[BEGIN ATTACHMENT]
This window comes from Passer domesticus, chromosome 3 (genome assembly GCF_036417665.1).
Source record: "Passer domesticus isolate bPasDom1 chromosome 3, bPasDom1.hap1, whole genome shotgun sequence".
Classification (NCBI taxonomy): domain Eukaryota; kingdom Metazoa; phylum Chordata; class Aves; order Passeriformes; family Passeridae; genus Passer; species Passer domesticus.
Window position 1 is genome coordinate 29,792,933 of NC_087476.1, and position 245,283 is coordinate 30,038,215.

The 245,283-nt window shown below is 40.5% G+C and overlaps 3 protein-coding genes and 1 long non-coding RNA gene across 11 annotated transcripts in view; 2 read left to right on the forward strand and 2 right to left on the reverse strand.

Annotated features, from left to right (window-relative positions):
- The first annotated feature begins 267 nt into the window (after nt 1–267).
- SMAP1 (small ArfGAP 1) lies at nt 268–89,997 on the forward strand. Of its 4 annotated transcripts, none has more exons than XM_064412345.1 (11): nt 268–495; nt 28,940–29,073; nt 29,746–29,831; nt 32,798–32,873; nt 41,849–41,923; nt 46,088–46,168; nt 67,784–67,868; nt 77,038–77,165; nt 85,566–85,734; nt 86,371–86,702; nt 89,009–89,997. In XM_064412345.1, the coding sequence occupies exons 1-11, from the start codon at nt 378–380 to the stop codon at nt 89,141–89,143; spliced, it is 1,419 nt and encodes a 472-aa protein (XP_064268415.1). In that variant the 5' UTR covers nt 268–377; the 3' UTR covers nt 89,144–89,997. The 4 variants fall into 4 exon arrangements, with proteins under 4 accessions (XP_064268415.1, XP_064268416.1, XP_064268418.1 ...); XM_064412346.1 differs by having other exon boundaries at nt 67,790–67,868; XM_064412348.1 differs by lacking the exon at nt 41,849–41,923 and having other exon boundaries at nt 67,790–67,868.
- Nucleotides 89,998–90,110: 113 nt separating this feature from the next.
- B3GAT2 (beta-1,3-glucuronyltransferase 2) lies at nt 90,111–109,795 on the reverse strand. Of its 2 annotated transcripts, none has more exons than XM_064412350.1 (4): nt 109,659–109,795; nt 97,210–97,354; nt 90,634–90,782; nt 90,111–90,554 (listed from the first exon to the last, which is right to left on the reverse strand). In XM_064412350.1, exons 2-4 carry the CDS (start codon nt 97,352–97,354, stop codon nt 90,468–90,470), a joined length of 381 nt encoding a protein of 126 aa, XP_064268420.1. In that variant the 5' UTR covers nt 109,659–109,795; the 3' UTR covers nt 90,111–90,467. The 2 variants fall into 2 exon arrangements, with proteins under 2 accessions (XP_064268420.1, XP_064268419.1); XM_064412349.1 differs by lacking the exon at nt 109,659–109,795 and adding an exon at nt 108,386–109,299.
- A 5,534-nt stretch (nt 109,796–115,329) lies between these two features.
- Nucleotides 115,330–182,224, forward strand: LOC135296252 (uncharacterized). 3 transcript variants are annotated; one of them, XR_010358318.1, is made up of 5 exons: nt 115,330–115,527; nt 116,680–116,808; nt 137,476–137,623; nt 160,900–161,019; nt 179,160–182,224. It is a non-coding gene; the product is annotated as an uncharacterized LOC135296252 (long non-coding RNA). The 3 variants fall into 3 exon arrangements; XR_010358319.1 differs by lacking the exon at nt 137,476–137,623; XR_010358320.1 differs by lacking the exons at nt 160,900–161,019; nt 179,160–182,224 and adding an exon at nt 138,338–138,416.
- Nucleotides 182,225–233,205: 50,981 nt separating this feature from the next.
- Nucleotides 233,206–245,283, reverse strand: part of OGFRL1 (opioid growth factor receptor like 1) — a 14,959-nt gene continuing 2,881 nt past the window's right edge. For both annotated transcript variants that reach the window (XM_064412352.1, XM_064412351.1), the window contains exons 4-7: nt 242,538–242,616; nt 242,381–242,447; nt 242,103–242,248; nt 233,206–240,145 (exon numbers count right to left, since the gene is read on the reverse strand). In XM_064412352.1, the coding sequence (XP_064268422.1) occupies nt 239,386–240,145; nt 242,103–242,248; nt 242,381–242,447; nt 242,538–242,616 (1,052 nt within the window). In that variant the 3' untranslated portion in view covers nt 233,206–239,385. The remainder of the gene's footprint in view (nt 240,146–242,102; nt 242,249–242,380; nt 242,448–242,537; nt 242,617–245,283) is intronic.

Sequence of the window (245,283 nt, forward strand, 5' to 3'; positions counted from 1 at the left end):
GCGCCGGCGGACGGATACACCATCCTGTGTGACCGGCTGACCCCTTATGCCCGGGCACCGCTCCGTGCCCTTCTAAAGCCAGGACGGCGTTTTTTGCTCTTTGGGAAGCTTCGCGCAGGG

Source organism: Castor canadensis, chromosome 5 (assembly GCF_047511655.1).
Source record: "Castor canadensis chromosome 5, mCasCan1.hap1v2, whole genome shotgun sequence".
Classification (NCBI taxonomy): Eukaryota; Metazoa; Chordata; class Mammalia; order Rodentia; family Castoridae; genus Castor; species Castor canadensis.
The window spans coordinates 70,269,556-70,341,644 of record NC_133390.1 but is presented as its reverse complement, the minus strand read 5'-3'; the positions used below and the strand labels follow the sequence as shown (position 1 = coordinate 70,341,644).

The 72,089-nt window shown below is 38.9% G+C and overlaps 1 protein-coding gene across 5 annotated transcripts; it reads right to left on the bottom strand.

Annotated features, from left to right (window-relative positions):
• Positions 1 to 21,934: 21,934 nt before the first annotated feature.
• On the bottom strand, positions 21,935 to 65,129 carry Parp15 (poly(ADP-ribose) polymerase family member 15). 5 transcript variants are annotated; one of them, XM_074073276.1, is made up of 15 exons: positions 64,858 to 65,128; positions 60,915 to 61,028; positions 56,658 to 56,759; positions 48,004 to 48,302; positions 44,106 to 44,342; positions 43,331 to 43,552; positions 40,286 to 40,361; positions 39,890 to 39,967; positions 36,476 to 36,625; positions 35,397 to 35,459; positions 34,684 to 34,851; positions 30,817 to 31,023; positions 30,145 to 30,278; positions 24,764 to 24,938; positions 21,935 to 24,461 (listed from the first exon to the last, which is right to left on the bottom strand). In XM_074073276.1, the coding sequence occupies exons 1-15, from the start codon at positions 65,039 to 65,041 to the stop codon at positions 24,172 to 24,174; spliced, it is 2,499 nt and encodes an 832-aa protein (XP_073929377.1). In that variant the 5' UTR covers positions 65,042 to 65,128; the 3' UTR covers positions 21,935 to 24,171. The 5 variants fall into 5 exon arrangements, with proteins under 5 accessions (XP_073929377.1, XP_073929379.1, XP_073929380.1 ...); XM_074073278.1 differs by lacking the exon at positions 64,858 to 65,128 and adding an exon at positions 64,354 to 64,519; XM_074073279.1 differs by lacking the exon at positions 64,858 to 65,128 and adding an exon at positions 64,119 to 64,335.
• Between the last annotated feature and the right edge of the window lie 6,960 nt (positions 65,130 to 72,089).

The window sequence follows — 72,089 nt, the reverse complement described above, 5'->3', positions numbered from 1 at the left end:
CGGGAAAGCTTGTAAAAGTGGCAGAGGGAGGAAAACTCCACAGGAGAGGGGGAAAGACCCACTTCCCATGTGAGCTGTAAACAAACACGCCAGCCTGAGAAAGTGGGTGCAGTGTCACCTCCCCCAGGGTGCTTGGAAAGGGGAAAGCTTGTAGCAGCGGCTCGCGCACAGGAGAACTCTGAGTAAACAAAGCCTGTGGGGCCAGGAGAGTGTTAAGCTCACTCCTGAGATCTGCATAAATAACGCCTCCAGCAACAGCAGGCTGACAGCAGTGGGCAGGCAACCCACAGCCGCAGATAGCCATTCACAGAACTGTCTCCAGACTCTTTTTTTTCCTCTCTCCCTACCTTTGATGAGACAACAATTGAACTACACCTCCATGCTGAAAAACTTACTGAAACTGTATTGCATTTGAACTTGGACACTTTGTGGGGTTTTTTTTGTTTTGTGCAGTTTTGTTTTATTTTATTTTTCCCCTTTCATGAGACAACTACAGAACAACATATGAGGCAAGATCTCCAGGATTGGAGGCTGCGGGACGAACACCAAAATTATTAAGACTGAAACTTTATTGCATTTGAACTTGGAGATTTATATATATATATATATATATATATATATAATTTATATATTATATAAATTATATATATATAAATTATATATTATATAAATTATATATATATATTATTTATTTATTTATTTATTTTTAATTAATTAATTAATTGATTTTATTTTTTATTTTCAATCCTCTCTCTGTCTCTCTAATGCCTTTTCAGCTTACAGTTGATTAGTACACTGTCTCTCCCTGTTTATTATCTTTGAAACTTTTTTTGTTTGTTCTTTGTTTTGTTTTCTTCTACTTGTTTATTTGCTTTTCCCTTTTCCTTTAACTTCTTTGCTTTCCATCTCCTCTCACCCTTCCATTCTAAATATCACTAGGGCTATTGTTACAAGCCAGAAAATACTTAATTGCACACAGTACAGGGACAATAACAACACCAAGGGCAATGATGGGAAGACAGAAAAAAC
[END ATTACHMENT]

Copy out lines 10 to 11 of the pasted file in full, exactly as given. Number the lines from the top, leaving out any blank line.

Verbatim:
- B3GAT2 (beta-1,3-glucuronyltransferase 2) lies at nt 90,111–109,795 on the reverse strand. Of its 2 annotated transcripts, none has more exons than XM_064412350.1 (4): nt 109,659–109,795; nt 97,210–97,354; nt 90,634–90,782; nt 90,111–90,554 (listed from the first exon to the last, which is right to left on the reverse strand). In XM_064412350.1, exons 2-4 carry the CDS (start codon nt 97,352–97,354, stop codon nt 90,468–90,470), a joined length of 381 nt encoding a protein of 126 aa, XP_064268420.1. In that variant the 5' UTR covers nt 109,659–109,795; the 3' UTR covers nt 90,111–90,467. The 2 variants fall into 2 exon arrangements, with proteins under 2 accessions (XP_064268420.1, XP_064268419.1); XM_064412349.1 differs by lacking the exon at nt 109,659–109,795 and adding an exon at nt 108,386–109,299.
- A 5,534-nt stretch (nt 109,796–115,329) lies between these two features.